Anxiety But Not Depression Predicts Poor Outcomes in Inflammatory Bowel Disease

Narula N1, Pinto-Sanchez MI1, Calo NC1, Ford AC2, Bercik P1, Reinisch W3, Moayyedi P1.Inflamm Bowel Dis. 2019 Jan 7. doi: 10.1093/ibd/izy385. [Epub ahead of print]

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1 Department of Medicine (Division of Gastroenterology) and Farncombe Family Digestive Health Research Institute, McMaster University, Hamilton, Ontario, Canada.

2 Leeds Gastroenterology Institute, St. James's University Hospital, and Leeds Institute of Biomedical and Clinical Sciences, University of Leeds, Leeds, United Kingdom.

3 Division of Gastroenterology and Hepatology, Medical University of Vienna, Vienna, Austria.


BACKGROUND AND AIMS: Patients with inflammatory bowel disease (IBD) have high rates of psychiatric comorbidities, but it is not clear whether those with comorbidities are at higher risk of poor outcomes. We aimed to determine whether patients with IBD who have co-existing anxiety and/or depression are more likely to have poor IBD-related outcomes compared with IBD patients without anxiety and/or depression.

METHODS: This was a prospective longitudinal follow-up study in Ontario, Canada, from 2008 to 2016. Patients were asked to complete questionnaires at the time of initial assessment, including the Hospital Anxiety and Depression Scale (HADS). We selected a number of clinical variables at the time of presentation and tested their ability to predict subsequent poor IBD-related outcomes, such as IBD-related hospitalization, emergency room visits, and recurrent courses of corticosteroids over the duration of follow-up. Logistic regression was used for multivariate analysis.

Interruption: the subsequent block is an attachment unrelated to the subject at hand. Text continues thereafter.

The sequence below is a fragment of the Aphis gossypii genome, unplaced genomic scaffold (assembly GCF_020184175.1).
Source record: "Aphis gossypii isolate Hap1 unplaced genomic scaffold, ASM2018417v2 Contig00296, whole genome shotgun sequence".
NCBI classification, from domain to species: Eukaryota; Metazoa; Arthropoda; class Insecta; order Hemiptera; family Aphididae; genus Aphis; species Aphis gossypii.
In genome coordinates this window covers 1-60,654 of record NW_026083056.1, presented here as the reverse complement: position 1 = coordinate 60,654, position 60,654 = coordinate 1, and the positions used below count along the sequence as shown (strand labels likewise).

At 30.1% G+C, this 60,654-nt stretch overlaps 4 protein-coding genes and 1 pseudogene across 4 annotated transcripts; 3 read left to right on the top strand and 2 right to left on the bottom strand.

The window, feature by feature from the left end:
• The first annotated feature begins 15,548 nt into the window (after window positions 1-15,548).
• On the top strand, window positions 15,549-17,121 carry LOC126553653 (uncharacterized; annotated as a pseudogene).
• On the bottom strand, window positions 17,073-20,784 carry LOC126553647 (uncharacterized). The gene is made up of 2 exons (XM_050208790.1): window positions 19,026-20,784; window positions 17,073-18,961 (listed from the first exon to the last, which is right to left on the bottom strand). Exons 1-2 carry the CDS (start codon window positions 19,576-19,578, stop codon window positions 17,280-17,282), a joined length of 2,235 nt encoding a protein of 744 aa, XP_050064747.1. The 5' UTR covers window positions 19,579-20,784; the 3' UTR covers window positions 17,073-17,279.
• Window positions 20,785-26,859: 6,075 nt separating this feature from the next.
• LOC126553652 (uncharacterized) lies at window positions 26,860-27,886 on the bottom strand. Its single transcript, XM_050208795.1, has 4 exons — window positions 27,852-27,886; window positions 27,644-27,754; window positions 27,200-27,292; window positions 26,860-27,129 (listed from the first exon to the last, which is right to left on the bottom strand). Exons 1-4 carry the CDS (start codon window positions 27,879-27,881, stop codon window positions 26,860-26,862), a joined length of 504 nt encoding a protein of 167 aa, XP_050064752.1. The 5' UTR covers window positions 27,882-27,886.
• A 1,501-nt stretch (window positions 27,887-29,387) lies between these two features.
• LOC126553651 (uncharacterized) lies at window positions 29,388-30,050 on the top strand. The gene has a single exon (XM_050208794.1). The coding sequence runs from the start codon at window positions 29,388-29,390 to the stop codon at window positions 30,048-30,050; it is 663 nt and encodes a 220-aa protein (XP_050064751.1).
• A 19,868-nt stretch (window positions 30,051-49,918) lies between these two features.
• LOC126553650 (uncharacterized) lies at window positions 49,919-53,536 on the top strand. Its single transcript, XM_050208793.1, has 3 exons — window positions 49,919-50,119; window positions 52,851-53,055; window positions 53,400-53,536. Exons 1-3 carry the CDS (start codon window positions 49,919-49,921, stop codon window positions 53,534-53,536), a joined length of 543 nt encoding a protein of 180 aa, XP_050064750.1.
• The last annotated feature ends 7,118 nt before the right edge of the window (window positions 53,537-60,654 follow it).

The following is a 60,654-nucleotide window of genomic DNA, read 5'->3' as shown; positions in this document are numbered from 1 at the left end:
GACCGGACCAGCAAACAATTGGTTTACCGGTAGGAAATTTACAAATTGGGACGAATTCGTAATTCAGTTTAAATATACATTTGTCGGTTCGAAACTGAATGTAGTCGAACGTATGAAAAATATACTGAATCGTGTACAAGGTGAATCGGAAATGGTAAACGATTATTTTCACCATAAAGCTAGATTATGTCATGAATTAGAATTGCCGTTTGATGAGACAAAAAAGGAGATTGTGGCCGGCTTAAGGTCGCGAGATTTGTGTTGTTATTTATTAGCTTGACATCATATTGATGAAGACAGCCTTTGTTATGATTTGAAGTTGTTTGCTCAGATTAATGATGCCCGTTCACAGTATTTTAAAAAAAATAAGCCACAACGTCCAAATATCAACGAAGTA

RESULTS: Four hundred fourteen IBD patients completed the baseline questionnaire. Among them, 125 had anxiety and/or depression at baseline. Factors that predicted poor IBD-related outcomes during longitudinal follow-up included increased severity of disease at initial presentation, prior IBD-related surgery, longer duration of follow-up, and elevated C-reactive protein at time of initial presentation. After adjustment for potential covariates, IBD patients with abnormal anxiety subscores had poor IBD-related outcomes compared with those without elevated anxiety subscores (odds ratio [OR] 3.36, 95% CI, 1.51-7.48). No difference in IBD-related outcomes were observed in those with abnormal depression subscores compared with those without elevated depression scores (OR 0.43, 95% CI, 0.14-1.32).

CONCLUSIONS: Severe disease, anxiety, and previous IBD-related surgery predict poor IBD-related outcomes in patients in the future. Closer monitoring with regular follow-up may be appropriate for patients with these risk factors.

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